They point at the likes of White Dee, screech about outrageous entitlement, and deny that she deserves any of the government-provided assistance she’s getting. If your response involves pointing at the things she might have done in the past to make her worthy of her benefits – National Insurance contributions or whatever – you’re giving too much ground to the conservatives’ premise, and simply lowering the bar for how much people have to prove themselves to you.

It’s a start, don’t get me wrong. It takes compassion and a sense of perspective to lower that bar as far as I’ve been seeing a lot on the left recently, and there’s a lot of important support for people who’ve been deemed insufficiently “deserving” by many. But you can take it even further by not playing their game at all.

I don’t think White Dee deserves the financial help to live a decent, bearable life just because she’s paid some taxes in the past, or in some way “given back” to the society she’s now counting on for support.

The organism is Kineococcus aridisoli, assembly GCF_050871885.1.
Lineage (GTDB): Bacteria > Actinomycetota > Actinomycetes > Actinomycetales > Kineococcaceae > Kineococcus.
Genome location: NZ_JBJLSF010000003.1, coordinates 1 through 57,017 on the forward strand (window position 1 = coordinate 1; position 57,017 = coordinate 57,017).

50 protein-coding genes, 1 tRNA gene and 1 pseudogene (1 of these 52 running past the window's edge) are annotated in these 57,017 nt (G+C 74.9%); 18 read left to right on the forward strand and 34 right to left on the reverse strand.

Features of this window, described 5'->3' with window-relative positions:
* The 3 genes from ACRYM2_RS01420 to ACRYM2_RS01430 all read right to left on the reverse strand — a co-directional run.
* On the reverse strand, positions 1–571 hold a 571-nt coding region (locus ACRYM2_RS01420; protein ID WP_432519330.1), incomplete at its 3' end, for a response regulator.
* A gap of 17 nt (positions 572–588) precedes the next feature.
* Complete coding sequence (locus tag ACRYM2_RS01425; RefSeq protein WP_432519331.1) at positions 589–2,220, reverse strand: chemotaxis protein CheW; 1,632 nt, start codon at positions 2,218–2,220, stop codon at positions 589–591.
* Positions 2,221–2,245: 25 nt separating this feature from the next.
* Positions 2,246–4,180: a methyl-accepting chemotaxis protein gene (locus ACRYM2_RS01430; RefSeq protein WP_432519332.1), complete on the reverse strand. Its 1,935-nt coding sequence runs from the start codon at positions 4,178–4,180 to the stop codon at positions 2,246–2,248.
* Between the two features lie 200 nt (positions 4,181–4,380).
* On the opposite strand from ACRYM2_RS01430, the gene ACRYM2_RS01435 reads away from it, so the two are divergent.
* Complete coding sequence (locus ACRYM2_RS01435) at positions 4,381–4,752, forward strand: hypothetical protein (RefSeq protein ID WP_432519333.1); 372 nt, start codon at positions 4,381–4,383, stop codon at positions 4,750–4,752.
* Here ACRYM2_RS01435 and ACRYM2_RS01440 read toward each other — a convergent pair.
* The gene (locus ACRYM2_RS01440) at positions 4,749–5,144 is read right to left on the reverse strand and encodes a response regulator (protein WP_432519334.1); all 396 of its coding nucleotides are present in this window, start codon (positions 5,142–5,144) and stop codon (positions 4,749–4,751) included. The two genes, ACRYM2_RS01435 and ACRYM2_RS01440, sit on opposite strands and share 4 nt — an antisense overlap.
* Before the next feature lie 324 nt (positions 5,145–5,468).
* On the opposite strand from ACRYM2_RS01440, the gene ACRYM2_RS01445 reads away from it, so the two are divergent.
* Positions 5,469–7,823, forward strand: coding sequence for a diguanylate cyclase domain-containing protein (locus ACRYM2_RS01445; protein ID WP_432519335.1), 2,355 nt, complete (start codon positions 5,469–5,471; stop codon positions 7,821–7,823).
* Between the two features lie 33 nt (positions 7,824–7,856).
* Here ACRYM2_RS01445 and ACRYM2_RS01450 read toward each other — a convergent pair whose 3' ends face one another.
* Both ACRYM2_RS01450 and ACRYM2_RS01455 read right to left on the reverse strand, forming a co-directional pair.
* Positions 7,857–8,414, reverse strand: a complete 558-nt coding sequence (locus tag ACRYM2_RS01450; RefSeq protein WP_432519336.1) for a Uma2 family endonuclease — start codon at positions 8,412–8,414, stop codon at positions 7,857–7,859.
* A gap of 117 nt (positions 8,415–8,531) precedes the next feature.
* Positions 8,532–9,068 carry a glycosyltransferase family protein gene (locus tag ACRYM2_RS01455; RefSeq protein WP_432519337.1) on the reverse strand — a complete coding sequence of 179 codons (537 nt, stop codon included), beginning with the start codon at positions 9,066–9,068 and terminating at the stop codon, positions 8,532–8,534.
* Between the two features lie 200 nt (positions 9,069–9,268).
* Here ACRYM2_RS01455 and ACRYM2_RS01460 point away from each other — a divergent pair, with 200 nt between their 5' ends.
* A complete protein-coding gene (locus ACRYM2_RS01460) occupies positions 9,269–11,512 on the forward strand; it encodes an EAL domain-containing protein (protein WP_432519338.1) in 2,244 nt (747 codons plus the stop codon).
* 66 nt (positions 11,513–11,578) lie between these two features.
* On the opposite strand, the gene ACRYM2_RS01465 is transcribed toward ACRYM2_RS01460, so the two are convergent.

I think she deserves that help because she’s a human being and this is the twenty-first century, for Christ’s sake.

If you want to carry on trying to filter the deserving from the undeserving poor, making your list of who really needs help and checking it twice to make sure nobody’s snuck on there looking for a free ride, you need to know that, at the moment, your way of doing things is making cancer patients go for months without a penny due to a “backlog crisis” in assessments; stopping people’s benefits for having a heart attack during a work capability assessment; oh, and costing hundreds of millions of pounds as a result of the official government policy of throwing people out of their homes if they’re taking up slightly more space than they could conceivably be crammed into.